Ryoji - Yes, it is. It is true that Japanese culture and metal music are far from each other, so it can be difficult. So it is very important to find a balance. If you introduce too much Japanese culture, it will become just a folk song, and it won't become metal. But I like to incorporate culture and thought.

Ibaraki by Matt has more mythology than we do, but it's very well integrated! I used to be a dragon flute player at a shrine a few years ago, so I have my own respect for Japanese culture. As for our music, it's hard to make it Japanese without study and knowledge. I am still learning from all kinds of music. I especially listen to Akira Ifukube, a classical musician who pioneered the introduction of Japanese music. Without him, there would be no Joe Hisaishi, the composer of Ghibli.

Also, I wasn't really aware of it myself, but I hear that my music has an atmosphere like that of an anime song. Just the other day I read a review in the Finnish media that said that RYUJIN would be like Ryujin's music if Ensiferum was born in Japan and grew up listening to anime. I saw an article that said, "If Esiferum was born in Japan and grew up listening to anime, it would be like Ryujin! It was very interesting.

This album seems to have breakout potential for Ryujin. Did you get that sense when you were in the studio and watching these compositions come together?

Ryoji - Thank you! It's an honor.

I just focused on making music with all my might, so I've never really felt that way. However, as I said earlier, it was produced by Matt and released on Napalm Records, so I had high expectations and was excited. There are some types of songs that I haven't seen before! No matter what, I want to continue making the music I love!

“The Rainbow Song”  and "Saigo No Hoshi" are great examples of how Ryujin has evolved stylistically on this record. Did you see it as a risk in doing something different like using clean vocals on this album?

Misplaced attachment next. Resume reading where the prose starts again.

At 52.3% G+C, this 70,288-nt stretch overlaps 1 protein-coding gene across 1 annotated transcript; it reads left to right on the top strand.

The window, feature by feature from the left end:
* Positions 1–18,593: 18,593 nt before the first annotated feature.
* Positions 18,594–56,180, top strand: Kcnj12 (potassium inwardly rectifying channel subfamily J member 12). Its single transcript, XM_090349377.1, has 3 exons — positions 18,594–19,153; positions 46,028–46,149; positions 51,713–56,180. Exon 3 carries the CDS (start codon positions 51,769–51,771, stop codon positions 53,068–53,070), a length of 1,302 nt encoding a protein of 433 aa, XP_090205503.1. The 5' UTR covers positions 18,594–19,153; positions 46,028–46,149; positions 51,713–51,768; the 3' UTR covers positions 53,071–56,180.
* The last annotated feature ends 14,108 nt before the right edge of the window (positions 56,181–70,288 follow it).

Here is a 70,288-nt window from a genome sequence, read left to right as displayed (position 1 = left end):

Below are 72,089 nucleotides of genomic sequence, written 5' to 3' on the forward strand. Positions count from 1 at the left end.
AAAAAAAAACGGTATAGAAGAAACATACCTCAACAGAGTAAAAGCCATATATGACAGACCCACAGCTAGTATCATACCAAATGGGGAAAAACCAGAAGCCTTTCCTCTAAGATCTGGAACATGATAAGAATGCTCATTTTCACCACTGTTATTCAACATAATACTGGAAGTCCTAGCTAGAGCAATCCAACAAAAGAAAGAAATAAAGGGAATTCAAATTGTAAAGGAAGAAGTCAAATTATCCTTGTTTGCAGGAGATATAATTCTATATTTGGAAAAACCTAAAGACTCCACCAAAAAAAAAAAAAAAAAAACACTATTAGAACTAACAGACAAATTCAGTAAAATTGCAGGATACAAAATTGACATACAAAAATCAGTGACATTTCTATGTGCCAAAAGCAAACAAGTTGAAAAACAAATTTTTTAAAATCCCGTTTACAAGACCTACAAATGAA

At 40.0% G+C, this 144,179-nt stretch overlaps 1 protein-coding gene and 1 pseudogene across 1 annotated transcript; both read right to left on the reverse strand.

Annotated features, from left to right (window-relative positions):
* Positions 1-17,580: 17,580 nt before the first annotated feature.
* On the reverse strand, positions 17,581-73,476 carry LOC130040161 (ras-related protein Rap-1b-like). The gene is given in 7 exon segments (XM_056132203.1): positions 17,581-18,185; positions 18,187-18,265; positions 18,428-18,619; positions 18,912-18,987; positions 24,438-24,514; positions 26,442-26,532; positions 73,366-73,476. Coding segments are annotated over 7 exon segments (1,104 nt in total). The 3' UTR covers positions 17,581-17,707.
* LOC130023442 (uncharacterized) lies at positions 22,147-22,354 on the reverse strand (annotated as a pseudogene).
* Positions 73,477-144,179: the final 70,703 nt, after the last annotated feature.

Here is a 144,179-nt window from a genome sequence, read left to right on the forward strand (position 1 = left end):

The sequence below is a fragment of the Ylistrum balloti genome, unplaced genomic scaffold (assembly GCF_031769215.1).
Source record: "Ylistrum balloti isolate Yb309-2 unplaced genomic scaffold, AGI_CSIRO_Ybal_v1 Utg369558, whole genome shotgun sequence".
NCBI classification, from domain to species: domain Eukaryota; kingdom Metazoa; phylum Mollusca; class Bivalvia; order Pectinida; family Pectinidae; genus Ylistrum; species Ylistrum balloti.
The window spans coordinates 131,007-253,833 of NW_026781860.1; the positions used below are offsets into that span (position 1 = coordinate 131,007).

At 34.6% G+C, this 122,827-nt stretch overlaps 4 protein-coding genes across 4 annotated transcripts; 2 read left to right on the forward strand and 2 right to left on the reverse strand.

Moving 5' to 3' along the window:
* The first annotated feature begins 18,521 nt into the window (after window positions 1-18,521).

Ryoji - Actually, that song was originally written for me to enjoy with the vocal aid of  Hatsune Miku. So when it was decided that I would be recording the song, I was a little surprised and didn't know how to sing it. I asked Matt over and over again. I didn't think of it as a risk. Because all of them are definitely composed by me. In the end, it turned out to be very good. I would like to continue to take on new challenges. However, there are some good points that don't change, so I think it would be good if they all had a good balance.

What brought about the decision to cover Linked Horizon’s anime hit “Guren no Yumiya”?

Ryoji - This was also a request from Matt! He's a fan of Attack on Titan. Actually, I'm embarrassed to say that I had never heard it until I covered it. I'm always amazed at the greatness of Japanese anime culture. Just like Scandinavian metal culture, Japan is all about anime. Anime and music are inseparable, so I feel very proud!

The band does an incredible job of melding the theatrics of power metal and the technicality of thrash. What are some of the bands that have inspired Ryujin stylistically?

Ryoji - I don't think metal is a direct influence on this style. Movie music, classical music, anime, and actual folk songs. However, a big part of the style is Scandinavian metal from the 90s and 00s. But that's not all, I always liked KISS, and when I first started listening to rock, I started listening to Jrock as well. Old Jpop, especially songs from the 70s and 80s. And we also played punk rock. So I think everything came together in a nice way and created my own musical style.

With this self-titled record being your first in five years, how long have you been living with some these songs? What does it feel like finally sharing them with the world?

Ryoji - The oldest idea includes a melody from when I was 20 years old! So it's been almost 15 years. (Laughs) - That's the chorus of 'Dragon, Fly Free'.

However, I released about 5 singles in 2021 and 2022, so it was fulfilling, so it doesn't feel like it's been that long. This time I had a lot of time to prepare for things like record contracts and management. I actually thought it would be released in 2022 at the earliest, or 2023 at the latest.

I'm still writing new songs, so it would be fun if I could release them in a shorter span of time!


Ryujin, the self-titled album is now available via Napalm Records.

Order the album - HERE